The Altarpiece of The High Altar, depicting The Beheading of Saint Susanna, is by Tommaso Laureti of Palermo (1530-1602). Camilla Peretti, sister of Pope Sixtus V, was a great benefactor of The Cistercian Nuns, and helped build their Residential Quarters, including The Chapel of Saint Laurence, whose frescoes are the work of Giovan Battista Pozzo (1563-1591).
The Painting of the Altar, depicting the Martyrdom of The Holy Deacon (Saint Laurence), is also by Nebbia. Large statues of the major Prophets, and two of Saints Peter and Paul, are attributed to Giovanni Antonio Paracea, called Valsoldo.
In The Sacristy of the Church, you can see, through the glass floor, part of the Early-Christian Church and the remains of the Roman house, which is said to be the home of the father of The Saint. A Roman sarcophagus with fragments of painted plaster was discovered in modern times. The excavations also unearthed a Tympanum, depicting: The Lamb of God on a Blue background and flanked by Saints John the Baptist and John the Evangelist; a Madonna and Child between Saints Agatha and Susanna; plus five beautiful busts of other Saints.
Founder of The Paulist Fathers.
Photo: 1890 (approximately).
Source: Paulist Fathers Archives.
Behind The Chancel, separated by an Iron Grating, is located the splendid Monastic Choir, a large rectangular room. It was built in 1596 by Cardinal Rusticucci, as attested by The Coat-of-Arms in the centre of The Choir's rich, carved, wooden-coffered floor. The Choir Stalls were donated by Pope Sixtus V and are repeatedly mentioned in the Old Guides as one of the finest Choirs extant in Roman Monasteries.
According to Tradition, the structure became a Church around 330 A.D., under the Emperor Constantine I, when the Basilicas of numerous House Churches came to be adapted for Liturgical use. The Basilica was T-shaped with a central Nave with twelve Columns on each side, flanked by Side Aisles. All that is left of these two Side Aisles, after the Late-16th-Century rebuilding, are the two Side Chapels of The Basilica Church.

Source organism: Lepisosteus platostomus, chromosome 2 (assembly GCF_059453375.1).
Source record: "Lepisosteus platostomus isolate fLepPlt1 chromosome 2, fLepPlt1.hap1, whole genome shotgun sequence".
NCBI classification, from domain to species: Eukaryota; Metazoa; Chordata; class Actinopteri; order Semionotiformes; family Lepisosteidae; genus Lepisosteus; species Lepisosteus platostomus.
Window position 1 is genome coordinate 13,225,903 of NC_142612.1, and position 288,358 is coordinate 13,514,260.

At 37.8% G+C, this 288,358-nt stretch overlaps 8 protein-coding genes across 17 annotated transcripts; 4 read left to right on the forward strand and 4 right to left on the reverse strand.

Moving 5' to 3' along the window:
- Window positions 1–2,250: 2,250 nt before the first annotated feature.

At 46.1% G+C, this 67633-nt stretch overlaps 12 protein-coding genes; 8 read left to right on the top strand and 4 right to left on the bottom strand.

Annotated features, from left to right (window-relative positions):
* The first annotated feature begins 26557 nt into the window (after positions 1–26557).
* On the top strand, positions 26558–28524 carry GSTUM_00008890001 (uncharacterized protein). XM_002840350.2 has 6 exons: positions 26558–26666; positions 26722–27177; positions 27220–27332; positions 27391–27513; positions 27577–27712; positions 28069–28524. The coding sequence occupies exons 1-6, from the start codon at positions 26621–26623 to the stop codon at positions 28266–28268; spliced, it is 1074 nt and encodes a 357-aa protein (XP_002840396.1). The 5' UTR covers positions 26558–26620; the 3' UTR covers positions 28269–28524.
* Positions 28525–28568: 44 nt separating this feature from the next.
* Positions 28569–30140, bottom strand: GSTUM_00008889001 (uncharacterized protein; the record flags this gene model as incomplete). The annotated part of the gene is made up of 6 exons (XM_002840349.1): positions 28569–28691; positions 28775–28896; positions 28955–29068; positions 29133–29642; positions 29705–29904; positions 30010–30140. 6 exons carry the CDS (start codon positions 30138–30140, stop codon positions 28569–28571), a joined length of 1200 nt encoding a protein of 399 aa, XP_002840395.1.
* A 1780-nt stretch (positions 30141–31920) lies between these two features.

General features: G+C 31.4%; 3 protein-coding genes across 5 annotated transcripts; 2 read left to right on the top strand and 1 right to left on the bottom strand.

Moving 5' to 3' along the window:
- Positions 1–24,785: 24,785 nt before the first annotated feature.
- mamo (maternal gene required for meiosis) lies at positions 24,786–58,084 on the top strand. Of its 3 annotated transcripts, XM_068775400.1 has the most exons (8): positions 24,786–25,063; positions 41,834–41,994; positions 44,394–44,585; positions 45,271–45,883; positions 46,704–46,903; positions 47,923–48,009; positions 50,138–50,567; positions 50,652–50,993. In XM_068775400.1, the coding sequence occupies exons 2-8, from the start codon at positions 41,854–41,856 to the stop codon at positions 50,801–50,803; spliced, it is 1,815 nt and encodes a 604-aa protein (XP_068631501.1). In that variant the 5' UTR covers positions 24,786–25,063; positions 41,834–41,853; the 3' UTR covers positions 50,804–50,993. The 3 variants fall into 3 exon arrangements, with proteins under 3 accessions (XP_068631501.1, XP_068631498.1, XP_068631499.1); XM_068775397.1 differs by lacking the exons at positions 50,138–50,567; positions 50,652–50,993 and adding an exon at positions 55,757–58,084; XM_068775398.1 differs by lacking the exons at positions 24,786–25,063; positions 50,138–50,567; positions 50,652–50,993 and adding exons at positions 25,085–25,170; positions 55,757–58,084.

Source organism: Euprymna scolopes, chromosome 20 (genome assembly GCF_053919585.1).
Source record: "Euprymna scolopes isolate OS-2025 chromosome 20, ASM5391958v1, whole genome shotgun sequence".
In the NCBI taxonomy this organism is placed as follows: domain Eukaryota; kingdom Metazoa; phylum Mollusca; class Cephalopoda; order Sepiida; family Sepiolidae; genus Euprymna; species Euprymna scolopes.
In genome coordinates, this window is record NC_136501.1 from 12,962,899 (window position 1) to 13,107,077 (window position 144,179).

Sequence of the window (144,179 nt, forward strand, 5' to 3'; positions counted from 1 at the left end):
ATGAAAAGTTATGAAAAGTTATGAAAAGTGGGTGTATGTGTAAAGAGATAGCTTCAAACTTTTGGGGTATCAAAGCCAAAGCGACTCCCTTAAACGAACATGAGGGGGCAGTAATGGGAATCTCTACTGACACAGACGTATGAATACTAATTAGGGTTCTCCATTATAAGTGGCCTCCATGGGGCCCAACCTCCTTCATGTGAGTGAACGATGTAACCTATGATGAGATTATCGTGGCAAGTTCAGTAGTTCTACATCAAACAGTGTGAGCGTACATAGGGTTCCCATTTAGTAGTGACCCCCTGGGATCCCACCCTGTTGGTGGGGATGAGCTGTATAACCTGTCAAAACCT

In The Synod of 565 A.D., the Church is first referred to by the Title of Susanna; the Church has been dedicated to her Veneration ever since. In the Acta, Susanna is Martyred with her family, when the girl refuses to marry the son of Emperor Diocletian; the occasion of Susanna's Martyrdom is a literary Trope that is familiar in other "Passions" of Virgins in The Roman Martyrology.
After World War I, The Paulist Fathers, Founded in New York City in 1858, had grown to such an extent that they felt the time had come to seek approval of their Religious Institute, from The Holy See, in order to be able to work throughout the Worldwide Church. They also wanted to establish a Procurator-General, in Rome, to co-ordinate their work with The Vatican. To this end, The Superior General of The Society, The Right Reverend Thomas Burke, C.S.P., went to Rome in January 1921 to meet with Pope Benedict XV. During this trip, they noticed the Church of Santa Susanna, as it was adjacent to The American Embassy to Italy at the time. Its location made it of interest to the Americans.
The Paulists opened The Office of The Procurator-General, in the City, the following Spring, headed by Thomas Lantry O'Neill, C.S.P. In the meantime, Burke's brother, also a member of The Society, had approached President Warren Harding, to make him aware of their interest in making use of The Church to serve the growing American population of Rome. Harding made a request for this to The Apostolic Nuncio to The United States, Archbishop Giovanni Bonzano, during the course of a meeting they held that June. Bonzano transmitted the request to The Vatican Secretary of State, with the recommendation that it be granted as a gesture of goodwill to The United States.